Talk:Amor Vincit Omnia (Caravaggio)
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The perceived English name is Amor Victorious where the name is more literally translated as Love Victorious Over All. How should we deal with this in the article? --Oldak Quill 18:33, 2 Apr 2005 (UTC)
I've re-written this entry to make it more complete - part of a personal project to write articles on all of Caravaggio's work. I've tried to include the information already in the original where appropriate, but there were some errors in the first version, especially in the last paragraph, that I had to fix. (For example, it wasn't a 'local bishop' who commissioned Baglione's painting, it was Vincezo Giustiniani's own brother, Cardinal B. Giustiniani, and he wasn't at all displeased with the Caravaggio piece).
There's obviously a problem with the name of this painting - I believe it's commonly called Amor Vincit, which translates as 'Love Conquers' or possibly 'Love the Conqueror'; in English this seems to turn into a whole train of possible titles. The real problem is simply how to ensure that anyone searching for it in Wiki, can find it.
There are some red links to other Caravaggio paintings - they'll turn blue as I get other articles up.
PiCo 02:15, 7 November 2005 (UTC)
Edited the following mistakes:
The quote does not come from the Aeneid, but from Virgil's Eclogues. The second half of the translation has also been added. Also, latin quotes should always appear in italics rather than between quotation marks. CaveatLector 08:18, 30 December 2005 (UTC)
Excellent article, question about modelEdit
I have trouble conceiving how a boy could have a muscular body like that depicted in the painting. I assumed that maybe a child's face was used, and an adult or near-adult used for the body. Then again I'm a lesbian so I can't say I know much about the male body. - Cyborg Ninja 03:30, 7 October 2007 (UTC)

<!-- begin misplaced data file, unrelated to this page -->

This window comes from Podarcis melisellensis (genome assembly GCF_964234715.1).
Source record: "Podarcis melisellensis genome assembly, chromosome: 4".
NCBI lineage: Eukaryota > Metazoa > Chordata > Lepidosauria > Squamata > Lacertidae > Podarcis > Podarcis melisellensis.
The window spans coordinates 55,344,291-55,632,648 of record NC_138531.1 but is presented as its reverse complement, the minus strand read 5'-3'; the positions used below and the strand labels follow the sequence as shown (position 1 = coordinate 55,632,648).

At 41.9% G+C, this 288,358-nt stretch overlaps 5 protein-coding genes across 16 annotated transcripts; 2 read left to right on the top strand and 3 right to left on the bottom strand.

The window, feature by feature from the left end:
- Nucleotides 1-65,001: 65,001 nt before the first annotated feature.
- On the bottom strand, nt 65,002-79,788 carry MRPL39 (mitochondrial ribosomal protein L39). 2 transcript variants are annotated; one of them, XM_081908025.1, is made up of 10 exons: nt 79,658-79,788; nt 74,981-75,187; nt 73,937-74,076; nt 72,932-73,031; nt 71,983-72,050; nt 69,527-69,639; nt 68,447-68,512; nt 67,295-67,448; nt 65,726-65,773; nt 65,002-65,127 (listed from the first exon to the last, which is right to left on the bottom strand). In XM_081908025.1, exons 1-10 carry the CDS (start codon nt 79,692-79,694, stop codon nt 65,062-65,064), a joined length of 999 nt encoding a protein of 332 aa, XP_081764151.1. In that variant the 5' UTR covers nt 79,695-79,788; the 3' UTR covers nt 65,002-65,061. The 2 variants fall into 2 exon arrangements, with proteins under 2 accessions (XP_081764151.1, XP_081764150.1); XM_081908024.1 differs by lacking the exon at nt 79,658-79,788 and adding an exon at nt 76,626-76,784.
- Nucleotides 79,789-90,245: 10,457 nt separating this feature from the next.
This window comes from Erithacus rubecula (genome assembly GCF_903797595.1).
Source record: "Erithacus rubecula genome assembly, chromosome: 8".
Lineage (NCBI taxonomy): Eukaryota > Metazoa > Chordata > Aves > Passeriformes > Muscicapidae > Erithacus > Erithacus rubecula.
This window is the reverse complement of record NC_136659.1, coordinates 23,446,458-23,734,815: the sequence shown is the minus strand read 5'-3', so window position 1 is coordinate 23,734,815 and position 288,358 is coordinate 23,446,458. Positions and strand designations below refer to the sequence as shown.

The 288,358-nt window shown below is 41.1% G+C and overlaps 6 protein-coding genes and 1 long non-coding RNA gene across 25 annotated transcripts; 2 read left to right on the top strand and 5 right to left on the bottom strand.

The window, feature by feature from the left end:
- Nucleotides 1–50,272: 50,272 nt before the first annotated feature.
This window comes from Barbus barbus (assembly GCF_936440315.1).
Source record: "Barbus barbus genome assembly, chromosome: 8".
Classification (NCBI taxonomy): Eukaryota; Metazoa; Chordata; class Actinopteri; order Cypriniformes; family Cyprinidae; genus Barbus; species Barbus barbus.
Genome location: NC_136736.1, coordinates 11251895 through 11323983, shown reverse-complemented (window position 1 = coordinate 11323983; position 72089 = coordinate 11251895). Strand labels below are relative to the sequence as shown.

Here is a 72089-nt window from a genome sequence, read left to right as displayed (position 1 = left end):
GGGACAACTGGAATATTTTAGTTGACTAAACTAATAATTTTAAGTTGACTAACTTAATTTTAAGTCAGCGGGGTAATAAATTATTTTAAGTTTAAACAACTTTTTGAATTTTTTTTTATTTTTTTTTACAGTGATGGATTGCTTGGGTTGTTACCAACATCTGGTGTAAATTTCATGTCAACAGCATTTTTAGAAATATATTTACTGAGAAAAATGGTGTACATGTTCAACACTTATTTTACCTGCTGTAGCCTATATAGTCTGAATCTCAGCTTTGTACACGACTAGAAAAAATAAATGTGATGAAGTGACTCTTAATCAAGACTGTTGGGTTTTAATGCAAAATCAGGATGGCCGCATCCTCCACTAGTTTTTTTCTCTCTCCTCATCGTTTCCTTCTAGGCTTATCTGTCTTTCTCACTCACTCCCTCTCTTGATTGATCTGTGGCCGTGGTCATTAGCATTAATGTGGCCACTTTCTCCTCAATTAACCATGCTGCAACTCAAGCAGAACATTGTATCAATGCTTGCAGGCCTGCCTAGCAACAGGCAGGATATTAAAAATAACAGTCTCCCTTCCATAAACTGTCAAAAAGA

- it is perfectly possible for a boy of 11-12 to display the level of musculature that is shown, provided the boy exercises or engages in manual labor fairly regularly. —Preceding unsigned comment added by 188.8.131.52 (talk) 04:11, 19 October 2007 (UTC)
- As someone who has observed the male form quite a bit, I must agree with the original comment. A 12 year old can indeed be muscular but the shape of those muscles, and more noticeably his frame, looks more like someone 17 or 18. The pubic hair was left out as was the custom in classical art. I can't help noticing the face is one of a mischievious child. It reminds me of the boy on Two and a Half Men. I would imagine, this child could have been known to Caravaggio, and his face was put in this picture either as a form of admiration of a favorite or to embarrass a troublemaker. If indeed we can tell anything from his facial expression, he doesn't look like someone who would pose for a painting, something I personally found difficult to do for even a few minutes. —Preceding unsigned comment added by 184.108.40.206 (talk) 15:31, 7 May 2008 (UTC)
- It's an intriguing idea - an adult torso with a child's head put on top. When I look at the painting it seems quite plausible. Caravaggio was apparently making a guesture of some kind to the Michelangelo statue in Florence, and the adult-ness of the torso might be part of that. The face definitely belongs to a real boy, Caravaggio's assistant - he's recognisable in a number of other paintings. So you might have made a major breakthrough here. Write it up and submit it to the Burlington :). PiCo (talk) 16:34, 7 May 2008 (UTC)
i cannot agree with the text at this paintingEdit
the objects shown are tipycal vanitas symbols, and I doubt they refere to the comissioner - that was only rarely the case at that time and not in this way. Historically the objects shown had a fixed meaning, accessible to the knowing observer. It is all very rhetorically oriented. All objects shown refer to vain actions, conquests, etc. Also love is vain, youth is vain etc. Paintings are not personal at that time. The boys face, name etc are unknown. Many times a painter used someone´s eyes, somebody elses cheeks, a third one´s body etc to compose a being meaningfull to the paintings commonplaces (or topoi, or canones). I am not an expert, but the interpretation seems to be obviously wrong. —Preceding unsigned comment added by 220.127.116.11 (talk) 18:56, 25 July 2008 (UTC)
While I enjoyed reading this article, I can't help but feel it possesses more distinct/idiosyncratic of an authorial voice than your typical Wikipedia entry. — Preceding unsigned comment added by 2600:1700:D390:AE00:2D2A:7AFF:103F:C72A (talk) 10:26, 26 September 2018 (UTC)